On 17 Mar. 1926 Staton was instructed to return to Washington, D.C., as chief of the Bureau of Navigation. He remained in that position until 1929, when he again was called to sea duty as commander of destroyer squadron eleven. In April 1931 he was transferred to destroyer squadron four, where he served as commander until granted permission to attend the Army War College in August. He next was assigned to naval intelligence in Washington, only to be recalled to sea duty in December 1933 as commander of the USS Nevada. In January 1935 he became an instructor in the Command and General Staff School at Fort Levenworth, Kans.

Staton retired from the navy in 1937 but was recalled to active duty during World War II. Assigned to the staff of the undersecretary of the navy, he headed a board administering the removal of subversives who were radio operators on American ships. He left the navy at the end of World War II with the rank of rear admiral.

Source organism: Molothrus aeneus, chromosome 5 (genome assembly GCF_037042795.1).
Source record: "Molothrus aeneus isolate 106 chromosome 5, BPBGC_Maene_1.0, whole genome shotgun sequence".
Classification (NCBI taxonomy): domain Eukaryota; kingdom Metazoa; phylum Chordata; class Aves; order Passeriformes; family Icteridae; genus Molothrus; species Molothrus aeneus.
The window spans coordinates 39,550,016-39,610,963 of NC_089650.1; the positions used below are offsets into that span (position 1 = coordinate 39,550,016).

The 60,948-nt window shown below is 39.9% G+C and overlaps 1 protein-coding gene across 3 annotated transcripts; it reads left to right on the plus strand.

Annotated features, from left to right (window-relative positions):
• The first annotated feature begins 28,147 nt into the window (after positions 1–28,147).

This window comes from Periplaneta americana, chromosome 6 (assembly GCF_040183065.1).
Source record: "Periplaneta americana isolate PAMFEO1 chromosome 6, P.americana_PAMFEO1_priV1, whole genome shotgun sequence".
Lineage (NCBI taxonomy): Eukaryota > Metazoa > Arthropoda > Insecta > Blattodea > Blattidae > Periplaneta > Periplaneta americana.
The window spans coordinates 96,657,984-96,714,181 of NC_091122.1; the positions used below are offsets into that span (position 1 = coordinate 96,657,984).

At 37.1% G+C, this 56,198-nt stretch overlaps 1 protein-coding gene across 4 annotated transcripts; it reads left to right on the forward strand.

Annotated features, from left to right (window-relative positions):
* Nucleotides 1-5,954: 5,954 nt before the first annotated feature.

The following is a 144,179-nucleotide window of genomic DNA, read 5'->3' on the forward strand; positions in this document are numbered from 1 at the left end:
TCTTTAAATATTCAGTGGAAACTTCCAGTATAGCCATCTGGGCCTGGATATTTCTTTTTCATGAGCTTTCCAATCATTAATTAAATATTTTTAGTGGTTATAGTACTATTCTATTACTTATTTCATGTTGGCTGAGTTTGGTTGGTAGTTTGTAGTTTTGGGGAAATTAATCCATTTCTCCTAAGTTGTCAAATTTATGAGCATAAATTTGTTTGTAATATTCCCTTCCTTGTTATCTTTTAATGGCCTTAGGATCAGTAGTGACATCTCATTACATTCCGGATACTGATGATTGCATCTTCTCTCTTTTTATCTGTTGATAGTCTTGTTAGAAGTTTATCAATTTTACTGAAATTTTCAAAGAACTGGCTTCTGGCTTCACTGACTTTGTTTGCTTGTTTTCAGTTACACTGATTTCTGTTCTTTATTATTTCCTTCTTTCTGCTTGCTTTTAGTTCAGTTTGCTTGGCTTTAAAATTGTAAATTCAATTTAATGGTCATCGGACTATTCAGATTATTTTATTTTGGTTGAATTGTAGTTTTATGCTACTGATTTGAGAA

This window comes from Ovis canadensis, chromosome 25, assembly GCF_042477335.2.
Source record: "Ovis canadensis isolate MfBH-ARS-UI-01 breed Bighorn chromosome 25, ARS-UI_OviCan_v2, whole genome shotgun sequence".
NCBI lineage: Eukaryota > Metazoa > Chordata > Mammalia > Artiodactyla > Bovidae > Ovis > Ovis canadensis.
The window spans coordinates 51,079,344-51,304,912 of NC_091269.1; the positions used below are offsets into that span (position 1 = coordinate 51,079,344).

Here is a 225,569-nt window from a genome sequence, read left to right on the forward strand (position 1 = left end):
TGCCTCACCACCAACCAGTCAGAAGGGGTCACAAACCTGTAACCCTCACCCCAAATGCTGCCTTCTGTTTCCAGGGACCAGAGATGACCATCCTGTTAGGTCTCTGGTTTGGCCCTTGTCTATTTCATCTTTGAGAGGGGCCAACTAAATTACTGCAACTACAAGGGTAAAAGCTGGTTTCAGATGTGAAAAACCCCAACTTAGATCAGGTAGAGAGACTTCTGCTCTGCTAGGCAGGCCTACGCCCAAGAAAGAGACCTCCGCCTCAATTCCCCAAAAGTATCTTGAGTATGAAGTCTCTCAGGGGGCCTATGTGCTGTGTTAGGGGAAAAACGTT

In his last years Staton was engaged in the real estate business in Chevy Chase, Md. He was active in the Boys' Club and the Boy Scouts in the greater Washington area. In 1917 he had married Edith Blair of Baltimore. They had one daughter, Sally. He was buried in Arlington National Cemetery.


Daniel L. Grant, Alumni History of the University of North Carolina (1924).

Dudley W. Know, A History of the U.S. Navy (1948).

Adolphus Staton Papers (Southern Historical Collection, University of North Carolina, Chapel Hill).

Additional Resources:

"Rear Admiral Adolphus Staton, USN, (1879-1964)."  Naval History & Heritage Command, U.S. Navy. (accessed April 22, 2014).